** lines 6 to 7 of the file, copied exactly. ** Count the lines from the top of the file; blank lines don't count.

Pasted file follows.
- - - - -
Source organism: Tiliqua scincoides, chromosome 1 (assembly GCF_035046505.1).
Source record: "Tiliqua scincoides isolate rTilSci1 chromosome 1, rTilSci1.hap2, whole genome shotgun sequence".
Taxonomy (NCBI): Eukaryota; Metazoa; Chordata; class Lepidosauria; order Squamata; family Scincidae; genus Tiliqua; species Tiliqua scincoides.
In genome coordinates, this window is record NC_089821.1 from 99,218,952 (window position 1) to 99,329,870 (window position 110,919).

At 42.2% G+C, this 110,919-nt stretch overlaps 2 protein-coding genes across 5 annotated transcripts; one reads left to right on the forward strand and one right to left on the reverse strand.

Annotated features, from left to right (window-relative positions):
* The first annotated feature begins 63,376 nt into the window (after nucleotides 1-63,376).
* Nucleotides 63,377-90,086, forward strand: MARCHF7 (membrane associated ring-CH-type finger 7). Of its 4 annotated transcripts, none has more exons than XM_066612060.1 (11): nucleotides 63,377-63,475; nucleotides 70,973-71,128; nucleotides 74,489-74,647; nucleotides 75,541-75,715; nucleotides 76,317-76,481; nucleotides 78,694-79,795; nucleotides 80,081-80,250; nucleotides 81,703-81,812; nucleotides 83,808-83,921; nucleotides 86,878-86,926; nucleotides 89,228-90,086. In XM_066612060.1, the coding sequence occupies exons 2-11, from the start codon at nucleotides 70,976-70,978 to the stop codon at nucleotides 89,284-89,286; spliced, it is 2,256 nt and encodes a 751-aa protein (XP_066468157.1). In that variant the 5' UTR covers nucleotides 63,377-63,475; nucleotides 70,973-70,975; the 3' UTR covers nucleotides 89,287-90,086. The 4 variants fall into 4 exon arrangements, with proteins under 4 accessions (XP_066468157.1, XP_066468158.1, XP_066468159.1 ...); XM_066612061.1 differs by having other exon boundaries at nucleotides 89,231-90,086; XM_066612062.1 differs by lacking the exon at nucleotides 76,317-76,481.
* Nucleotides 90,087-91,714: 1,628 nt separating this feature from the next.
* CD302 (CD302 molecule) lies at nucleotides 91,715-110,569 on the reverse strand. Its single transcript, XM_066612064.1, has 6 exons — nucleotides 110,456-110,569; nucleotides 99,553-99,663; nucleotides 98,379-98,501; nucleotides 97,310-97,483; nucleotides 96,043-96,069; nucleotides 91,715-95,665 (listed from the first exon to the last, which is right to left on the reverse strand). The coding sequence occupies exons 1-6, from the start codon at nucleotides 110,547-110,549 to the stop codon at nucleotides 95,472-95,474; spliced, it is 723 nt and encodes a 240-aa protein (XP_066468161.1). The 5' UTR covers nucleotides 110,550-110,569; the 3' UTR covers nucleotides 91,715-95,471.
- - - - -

Annotated features, from left to right (window-relative positions):
* The first annotated feature begins 63,376 nt into the window (after nucleotides 1-63,376).